Like all things graphical and technical, there are always corner cases.
In terms of upsampling, every RIP and every renderer out there upsamples images when necessary, i.e., when the effective resolution of the raster image (native resolution tempered by the magnfication for print or display) is less than the resolution of device on which they are being printed or displayed. And the converse is true as well in terms of downsampling.
In fact, with the exception of one-bit-per pixel monochrome images at exact device resolution, all imagery is resampled during the process of halftoning. You are not avoiding a resampling process by trying to hit some magic number in terms of resolution!!
What you do want to avoid like the plague is the result of cascading resampling of imagery. All raster image upsampling operations are at best speculative in terms of how they “invent” the extra pixels for interpolation. What is used in Adobe Photoshop as well as by other Adobe applications including Acrobat and the Adobe PDF Print Engine RIP technology by default, bicubic interpolation, is generally very effective and high quality. All raster image downsampling is lossy. And if you upsample (interpolate) an image and then downsample it, which pixels do you lose, the original information or the invented information? The results can be quite nasty.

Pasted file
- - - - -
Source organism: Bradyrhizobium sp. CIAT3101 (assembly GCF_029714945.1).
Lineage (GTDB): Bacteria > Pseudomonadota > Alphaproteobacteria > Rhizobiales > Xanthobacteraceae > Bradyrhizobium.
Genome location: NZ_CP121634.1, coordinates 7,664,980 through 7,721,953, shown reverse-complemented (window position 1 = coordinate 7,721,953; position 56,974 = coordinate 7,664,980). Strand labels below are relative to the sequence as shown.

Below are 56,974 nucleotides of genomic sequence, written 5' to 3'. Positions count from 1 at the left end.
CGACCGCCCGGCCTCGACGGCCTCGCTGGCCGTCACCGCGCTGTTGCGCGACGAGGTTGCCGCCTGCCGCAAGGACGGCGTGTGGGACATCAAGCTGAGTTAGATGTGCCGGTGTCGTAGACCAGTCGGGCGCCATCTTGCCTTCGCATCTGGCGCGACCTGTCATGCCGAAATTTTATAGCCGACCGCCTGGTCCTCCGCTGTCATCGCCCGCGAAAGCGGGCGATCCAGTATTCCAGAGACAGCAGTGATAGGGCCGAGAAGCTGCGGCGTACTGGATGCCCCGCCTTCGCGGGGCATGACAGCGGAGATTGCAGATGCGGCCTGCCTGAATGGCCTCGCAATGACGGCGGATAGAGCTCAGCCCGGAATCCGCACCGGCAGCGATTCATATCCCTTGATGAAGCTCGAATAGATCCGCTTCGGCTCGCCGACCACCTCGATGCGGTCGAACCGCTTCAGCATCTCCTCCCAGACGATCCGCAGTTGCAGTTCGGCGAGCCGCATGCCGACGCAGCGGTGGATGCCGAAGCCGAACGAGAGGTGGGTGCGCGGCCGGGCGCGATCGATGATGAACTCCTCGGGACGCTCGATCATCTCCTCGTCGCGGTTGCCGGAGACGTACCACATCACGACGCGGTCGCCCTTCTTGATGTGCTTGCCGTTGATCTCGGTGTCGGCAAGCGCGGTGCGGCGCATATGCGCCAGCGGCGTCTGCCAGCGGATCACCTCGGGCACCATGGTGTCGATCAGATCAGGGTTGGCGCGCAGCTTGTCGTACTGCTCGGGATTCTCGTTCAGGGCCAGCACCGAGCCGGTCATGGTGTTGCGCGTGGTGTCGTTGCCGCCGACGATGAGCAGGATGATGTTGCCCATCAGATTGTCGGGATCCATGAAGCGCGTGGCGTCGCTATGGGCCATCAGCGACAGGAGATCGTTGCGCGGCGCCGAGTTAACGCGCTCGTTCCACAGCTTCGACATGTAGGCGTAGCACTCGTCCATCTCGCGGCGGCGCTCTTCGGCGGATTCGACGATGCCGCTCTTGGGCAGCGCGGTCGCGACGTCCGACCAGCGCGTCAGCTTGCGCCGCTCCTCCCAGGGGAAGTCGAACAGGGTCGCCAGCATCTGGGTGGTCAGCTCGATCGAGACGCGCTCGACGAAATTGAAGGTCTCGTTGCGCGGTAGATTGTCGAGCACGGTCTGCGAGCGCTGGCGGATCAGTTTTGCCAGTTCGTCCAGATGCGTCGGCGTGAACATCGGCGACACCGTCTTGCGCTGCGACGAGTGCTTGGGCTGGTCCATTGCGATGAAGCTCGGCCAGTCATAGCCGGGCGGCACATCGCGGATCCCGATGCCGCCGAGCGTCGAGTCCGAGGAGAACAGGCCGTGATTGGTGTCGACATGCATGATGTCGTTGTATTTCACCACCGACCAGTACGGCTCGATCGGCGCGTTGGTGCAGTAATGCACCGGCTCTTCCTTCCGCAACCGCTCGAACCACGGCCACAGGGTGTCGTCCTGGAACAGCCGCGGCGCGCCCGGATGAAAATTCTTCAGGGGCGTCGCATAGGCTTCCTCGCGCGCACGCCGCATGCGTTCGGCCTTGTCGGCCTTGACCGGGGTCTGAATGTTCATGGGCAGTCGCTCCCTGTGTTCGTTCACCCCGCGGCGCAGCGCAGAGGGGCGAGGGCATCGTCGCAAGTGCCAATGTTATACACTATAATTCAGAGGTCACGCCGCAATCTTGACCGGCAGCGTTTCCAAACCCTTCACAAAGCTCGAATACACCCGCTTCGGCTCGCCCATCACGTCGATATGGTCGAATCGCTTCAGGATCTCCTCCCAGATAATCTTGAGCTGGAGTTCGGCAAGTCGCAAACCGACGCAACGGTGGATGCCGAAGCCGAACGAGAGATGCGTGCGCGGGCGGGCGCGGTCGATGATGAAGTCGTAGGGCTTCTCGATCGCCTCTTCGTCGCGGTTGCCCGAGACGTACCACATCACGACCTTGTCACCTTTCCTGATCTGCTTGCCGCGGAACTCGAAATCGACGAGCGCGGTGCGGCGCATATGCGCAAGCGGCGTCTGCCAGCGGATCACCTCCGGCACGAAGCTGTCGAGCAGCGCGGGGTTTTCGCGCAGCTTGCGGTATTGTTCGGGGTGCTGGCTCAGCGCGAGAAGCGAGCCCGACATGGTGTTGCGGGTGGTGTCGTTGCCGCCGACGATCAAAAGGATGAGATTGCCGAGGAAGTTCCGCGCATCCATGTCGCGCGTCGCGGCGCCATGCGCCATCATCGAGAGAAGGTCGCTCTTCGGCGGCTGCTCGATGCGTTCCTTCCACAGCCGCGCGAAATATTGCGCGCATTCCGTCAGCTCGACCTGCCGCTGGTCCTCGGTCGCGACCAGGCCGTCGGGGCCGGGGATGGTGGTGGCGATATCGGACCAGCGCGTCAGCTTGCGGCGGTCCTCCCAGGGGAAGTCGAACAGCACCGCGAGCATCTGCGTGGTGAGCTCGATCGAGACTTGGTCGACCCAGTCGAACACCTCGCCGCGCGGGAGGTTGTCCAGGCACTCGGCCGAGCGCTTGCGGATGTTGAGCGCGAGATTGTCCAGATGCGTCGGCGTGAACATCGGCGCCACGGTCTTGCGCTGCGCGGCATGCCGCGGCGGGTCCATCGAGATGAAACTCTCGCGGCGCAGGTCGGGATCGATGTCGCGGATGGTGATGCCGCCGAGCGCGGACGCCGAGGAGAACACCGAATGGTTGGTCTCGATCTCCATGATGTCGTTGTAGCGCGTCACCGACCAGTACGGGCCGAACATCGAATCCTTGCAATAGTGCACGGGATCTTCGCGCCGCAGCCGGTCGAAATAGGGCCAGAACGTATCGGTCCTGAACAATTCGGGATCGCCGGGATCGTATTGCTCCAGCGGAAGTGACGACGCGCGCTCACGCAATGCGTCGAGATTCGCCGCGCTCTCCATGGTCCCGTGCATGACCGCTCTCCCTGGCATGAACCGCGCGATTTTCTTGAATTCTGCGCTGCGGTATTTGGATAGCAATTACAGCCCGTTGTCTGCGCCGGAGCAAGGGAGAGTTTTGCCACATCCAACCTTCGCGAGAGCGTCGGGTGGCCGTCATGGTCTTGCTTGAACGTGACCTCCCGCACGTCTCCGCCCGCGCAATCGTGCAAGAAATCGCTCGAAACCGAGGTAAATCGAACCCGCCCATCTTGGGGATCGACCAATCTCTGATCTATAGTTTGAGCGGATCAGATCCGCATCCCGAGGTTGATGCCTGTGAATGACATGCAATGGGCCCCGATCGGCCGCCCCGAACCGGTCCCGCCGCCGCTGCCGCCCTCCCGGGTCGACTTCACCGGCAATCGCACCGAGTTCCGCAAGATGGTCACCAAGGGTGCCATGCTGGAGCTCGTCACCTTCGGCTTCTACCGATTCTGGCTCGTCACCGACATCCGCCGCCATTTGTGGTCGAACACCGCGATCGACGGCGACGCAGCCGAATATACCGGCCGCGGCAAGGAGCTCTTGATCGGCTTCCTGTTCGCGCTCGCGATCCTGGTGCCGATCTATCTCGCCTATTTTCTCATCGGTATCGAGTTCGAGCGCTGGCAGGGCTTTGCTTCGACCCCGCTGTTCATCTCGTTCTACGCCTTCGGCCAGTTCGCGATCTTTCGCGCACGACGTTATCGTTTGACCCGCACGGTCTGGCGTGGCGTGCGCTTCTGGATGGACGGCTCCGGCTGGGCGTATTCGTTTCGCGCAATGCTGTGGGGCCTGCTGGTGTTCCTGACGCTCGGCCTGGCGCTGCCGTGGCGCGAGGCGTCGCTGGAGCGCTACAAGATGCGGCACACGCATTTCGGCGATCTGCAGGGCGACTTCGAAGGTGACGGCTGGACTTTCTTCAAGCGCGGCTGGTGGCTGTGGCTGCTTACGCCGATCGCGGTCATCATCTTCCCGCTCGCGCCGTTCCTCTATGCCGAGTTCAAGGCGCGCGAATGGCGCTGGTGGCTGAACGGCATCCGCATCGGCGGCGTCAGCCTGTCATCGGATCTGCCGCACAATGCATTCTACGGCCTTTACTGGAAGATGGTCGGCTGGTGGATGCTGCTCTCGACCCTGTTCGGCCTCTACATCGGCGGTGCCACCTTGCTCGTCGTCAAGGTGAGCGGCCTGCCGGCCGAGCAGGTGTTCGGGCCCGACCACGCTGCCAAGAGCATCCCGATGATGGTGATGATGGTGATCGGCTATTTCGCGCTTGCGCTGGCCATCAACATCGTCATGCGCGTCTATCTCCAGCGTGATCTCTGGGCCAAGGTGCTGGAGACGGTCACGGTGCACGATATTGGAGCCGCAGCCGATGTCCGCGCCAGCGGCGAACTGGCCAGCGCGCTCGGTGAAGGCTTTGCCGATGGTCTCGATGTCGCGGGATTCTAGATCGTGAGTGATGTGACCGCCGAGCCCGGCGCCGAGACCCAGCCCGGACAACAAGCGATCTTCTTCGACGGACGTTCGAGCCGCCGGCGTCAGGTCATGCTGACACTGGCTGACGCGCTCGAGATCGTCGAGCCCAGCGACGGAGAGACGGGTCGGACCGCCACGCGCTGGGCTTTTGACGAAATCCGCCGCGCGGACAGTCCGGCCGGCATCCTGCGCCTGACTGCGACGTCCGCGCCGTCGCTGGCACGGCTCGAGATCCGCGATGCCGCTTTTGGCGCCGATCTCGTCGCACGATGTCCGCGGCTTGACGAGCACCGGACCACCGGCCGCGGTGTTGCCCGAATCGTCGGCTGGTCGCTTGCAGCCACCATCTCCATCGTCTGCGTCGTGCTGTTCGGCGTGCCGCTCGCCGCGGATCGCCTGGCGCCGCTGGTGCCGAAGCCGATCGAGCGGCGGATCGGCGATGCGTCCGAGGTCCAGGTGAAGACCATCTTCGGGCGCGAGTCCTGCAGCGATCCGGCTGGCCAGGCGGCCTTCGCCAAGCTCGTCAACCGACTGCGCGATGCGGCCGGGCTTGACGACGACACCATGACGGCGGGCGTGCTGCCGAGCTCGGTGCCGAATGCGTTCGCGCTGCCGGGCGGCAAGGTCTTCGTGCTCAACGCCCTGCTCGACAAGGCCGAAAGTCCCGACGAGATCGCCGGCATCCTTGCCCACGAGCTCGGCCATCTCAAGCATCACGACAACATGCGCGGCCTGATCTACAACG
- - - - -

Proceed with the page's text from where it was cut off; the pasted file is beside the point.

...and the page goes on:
The best example of this problem is that of screen shots. What is the best way to reproduce a screen shot? You will get all type of opinions on this, but what you definitely never should do is to upsample it. (There are some interesting techniques that can be applied to clean up black text in such screen shots, but they don't involve attempts to change resolution.) Simply place the screen shot “as is” and let the screen display software in your application or in Acrobat or the RIP for printing resample the image once during the screening process.
Note that there are various Photoshop plug-in packages that claim miraculous results for upsampling requirements, but these miraculous results are typically representative of situations in which really extreme upsampling is required and not the garden variety that most of us would normally deal with. Of course YMMV.
You also need to be exceptionally careful about any resampling, downsampling or upsampling given the havoc it can cause with images that have had any significant sharpening already applied to them.
Hopefully this cut the confusion a bit ... These issues are probably one of primary reasons one should stay with text rendered via fonts and vector graphics as much as possible before resorting to use of raster images. (BTW, one of these days the geniuses at Microsoft and Apple will learn how to provide a screen shot facility that uses text and vectors in addition to rasters based upon the original display lists provided to the underlying windowing system!)
Well, I guess the upshot is I'd be careful saying there's no quality increase to upsampling, since, at least to me, line art does not feel like a corner case.
(Maybe that was key here was the thresholding operation, i.e. the elimination of the poor interaction between antialiasing and halftoning.)
If I can't get this artwork at 300ppi and am stuck with getting it at 72ppi, there's pretty much no way I am going to get it in vector form! Much as we'd love it.